Winter camping growing up in Minnesota.
"Winter" camping in Texas.
While my normal camping grounds are deep in the woods of the Sam Houston National Forest, there are certain things you can't do on public land. Luckily, over the years amazingly cool people have welcomed me onto there slices of the wild. Sidenote: people with slices of wild also usually have cool toys.
50 cal...putting the "power" in "firepower".
.22 cal bullet vs 50 cal. Bazinga!
We had planned this trip months ago and while it technically is winter I personally didn't think it'd get all the cold. Just to be safe though I did buy a SnugPak underquilt for my hammock because I wasn't sure my homemade one would be enough. Turns out this was the right call...and also the many reviews saying it's tricky to use were also right...unfortunately. More about this later, though.
Clark and I arrived at the Busman's property in late morning, soon followed by the Bearded Hobbit and his friend, David. Sidenote: my UV-5R radio was able to alert the Busman we were approaching for around 3 miles away. Cool...and to go off topic I was using this same radio this morning to listen in on the support crew of the Houston Marathon, 15-17 miles away! Clark's wife was running in it. Anyway, I digress. Different people had different goals for the weekend. The Bearded Hobbit and David wanted to try out their homemade gear against the harsh Texas winter whereas I wanted to experiment with some new cooking methods in preparation for my "Primitive Cooking for Ancient Foods" classes this fall at the Midwest Wild Foods Festival.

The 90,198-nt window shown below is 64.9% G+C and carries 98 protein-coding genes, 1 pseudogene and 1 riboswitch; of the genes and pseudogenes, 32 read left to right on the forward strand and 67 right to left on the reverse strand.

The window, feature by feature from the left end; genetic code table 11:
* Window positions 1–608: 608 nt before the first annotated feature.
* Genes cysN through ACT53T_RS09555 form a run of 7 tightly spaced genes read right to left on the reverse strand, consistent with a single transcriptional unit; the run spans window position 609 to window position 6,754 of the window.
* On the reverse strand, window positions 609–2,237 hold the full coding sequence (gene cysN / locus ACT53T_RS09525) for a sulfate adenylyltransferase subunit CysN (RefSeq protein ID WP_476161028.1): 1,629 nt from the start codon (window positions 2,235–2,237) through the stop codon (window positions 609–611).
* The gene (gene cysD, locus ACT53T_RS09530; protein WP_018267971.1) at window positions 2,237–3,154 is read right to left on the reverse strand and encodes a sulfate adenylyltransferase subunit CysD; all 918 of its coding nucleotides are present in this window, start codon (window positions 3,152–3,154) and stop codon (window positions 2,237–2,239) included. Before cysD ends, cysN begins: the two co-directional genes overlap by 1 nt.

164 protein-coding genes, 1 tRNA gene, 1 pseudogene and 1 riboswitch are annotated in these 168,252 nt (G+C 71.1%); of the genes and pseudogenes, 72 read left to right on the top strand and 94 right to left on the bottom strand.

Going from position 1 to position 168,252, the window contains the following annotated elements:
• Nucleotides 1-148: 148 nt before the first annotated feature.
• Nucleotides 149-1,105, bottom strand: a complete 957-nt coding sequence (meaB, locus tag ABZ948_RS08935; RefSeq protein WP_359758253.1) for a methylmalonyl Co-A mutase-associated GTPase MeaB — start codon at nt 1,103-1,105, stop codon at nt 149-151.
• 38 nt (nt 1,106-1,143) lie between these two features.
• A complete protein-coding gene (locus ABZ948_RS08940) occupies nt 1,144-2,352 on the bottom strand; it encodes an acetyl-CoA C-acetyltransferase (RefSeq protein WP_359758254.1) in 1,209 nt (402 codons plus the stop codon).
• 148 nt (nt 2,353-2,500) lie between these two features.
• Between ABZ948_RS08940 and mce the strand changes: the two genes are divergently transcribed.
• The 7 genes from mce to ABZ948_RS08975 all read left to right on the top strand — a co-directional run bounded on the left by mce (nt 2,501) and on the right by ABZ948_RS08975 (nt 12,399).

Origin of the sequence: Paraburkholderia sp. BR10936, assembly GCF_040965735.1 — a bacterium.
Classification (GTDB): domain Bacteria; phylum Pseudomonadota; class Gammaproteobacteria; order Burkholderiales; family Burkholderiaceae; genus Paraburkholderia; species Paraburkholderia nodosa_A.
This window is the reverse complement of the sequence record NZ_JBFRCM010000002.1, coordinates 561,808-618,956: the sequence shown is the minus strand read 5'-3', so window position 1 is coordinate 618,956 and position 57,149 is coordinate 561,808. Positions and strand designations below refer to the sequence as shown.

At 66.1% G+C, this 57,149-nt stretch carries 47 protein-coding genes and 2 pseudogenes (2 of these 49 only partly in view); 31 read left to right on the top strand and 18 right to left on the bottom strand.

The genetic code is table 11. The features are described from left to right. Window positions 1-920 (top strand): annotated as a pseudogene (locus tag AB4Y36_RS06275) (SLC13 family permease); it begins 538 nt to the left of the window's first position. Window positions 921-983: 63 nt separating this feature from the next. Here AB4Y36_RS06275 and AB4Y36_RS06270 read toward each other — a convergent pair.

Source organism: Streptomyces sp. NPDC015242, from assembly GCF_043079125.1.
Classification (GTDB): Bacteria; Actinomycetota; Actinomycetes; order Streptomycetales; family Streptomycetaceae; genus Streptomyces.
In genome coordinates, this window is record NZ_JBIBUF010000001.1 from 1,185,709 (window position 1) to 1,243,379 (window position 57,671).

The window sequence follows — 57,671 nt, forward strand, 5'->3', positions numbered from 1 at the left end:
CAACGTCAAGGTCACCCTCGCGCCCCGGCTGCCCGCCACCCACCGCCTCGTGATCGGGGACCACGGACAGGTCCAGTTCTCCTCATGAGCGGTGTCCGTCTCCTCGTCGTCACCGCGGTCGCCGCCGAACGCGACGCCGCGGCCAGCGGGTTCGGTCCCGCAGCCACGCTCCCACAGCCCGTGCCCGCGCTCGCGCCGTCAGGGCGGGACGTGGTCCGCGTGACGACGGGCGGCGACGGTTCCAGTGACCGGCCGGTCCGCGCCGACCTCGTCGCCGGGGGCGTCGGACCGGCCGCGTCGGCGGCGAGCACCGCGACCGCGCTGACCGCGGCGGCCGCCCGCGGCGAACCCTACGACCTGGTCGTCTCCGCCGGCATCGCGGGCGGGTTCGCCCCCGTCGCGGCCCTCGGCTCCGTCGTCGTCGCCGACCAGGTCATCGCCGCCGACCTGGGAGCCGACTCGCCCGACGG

Cooking foods inside a pile of hot rocks is pretty dang primitive...unless you are using cement blocks as your rocks. Alas, East Texas lacks fist-sized rocks so twelve 12"x12" cement pavers were used to create an oven. These pavers were used to absorb the heat of a fire burning inside this over. To increase the thermal mass the were used to line a hole dug in the side of a hill and then buried, making something akin to an Earth oven used for millennia.
The floor was made of four 12"x12" pavers stacked two deep and the walls and roof were made of single pavers.
The chimney was made of a standard "Figure 8" cinder block with a 6"x 12" paver to control the draft.
The whole thing was buried and another 12"x12" paver was used as the door. An ash-pit hole was dug in front of the oven to make pulling out the fire coals before putting in the food to be cooked. Some scrap pieces of wood were also placed in front of the oven to kneel upon when using it.
Once the oven was completed a fire was made inside it and fed for four hours to get the pavers really hot. The paver over the chimney reached 225F even though the outside temperature was in the high 30s. Replacing it with a pizza stone would give us a hot, rock cooking surface.
We used that "chimney slab" to dry and preheat wood to be added into the oven fire. The front door didn't seal tightly so it offered enough fresh air in to keep the fire blazing to the point where flames were shooting out of the chimney! It seemed to be working quite well.